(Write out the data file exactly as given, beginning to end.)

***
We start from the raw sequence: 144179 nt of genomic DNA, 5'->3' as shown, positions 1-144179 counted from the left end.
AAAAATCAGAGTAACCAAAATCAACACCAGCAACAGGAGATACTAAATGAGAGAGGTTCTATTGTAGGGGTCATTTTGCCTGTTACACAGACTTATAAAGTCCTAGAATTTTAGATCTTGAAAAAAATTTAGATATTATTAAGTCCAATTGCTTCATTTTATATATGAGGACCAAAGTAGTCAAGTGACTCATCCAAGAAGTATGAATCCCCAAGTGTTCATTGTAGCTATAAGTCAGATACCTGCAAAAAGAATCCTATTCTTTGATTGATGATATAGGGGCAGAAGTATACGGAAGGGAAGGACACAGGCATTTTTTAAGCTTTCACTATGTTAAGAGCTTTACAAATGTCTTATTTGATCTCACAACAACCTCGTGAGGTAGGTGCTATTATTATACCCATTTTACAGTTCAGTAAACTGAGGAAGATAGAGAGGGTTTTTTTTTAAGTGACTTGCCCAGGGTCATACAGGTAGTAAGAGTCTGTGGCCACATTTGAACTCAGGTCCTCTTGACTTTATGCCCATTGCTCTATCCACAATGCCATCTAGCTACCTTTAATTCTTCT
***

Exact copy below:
We start from the raw sequence: 144179 nt of genomic DNA, 5'->3' as shown, positions 1-144179 counted from the left end.
AAAAATCAGAGTAACCAAAATCAACACCAGCAACAGGAGATACTAAATGAGAGAGGTTCTATTGTAGGGGTCATTTTGCCTGTTACACAGACTTATAAAGTCCTAGAATTTTAGATCTTGAAAAAAATTTAGATATTATTAAGTCCAATTGCTTCATTTTATATATGAGGACCAAAGTAGTCAAGTGACTCATCCAAGAAGTATGAATCCCCAAGTGTTCATTGTAGCTATAAGTCAGATACCTGCAAAAAGAATCCTATTCTTTGATTGATGATATAGGGGCAGAAGTATACGGAAGGGAAGGACACAGGCATTTTTTAAGCTTTCACTATGTTAAGAGCTTTACAAATGTCTTATTTGATCTCACAACAACCTCGTGAGGTAGGTGCTATTATTATACCCATTTTACAGTTCAGTAAACTGAGGAAGATAGAGAGGGTTTTTTTTTAAGTGACTTGCCCAGGGTCATACAGGTAGTAAGAGTCTGTGGCCACATTTGAACTCAGGTCCTCTTGACTTTATGCCCATTGCTCTATCCACAATGCCATCTAGCTACCTTTAATTCTTCT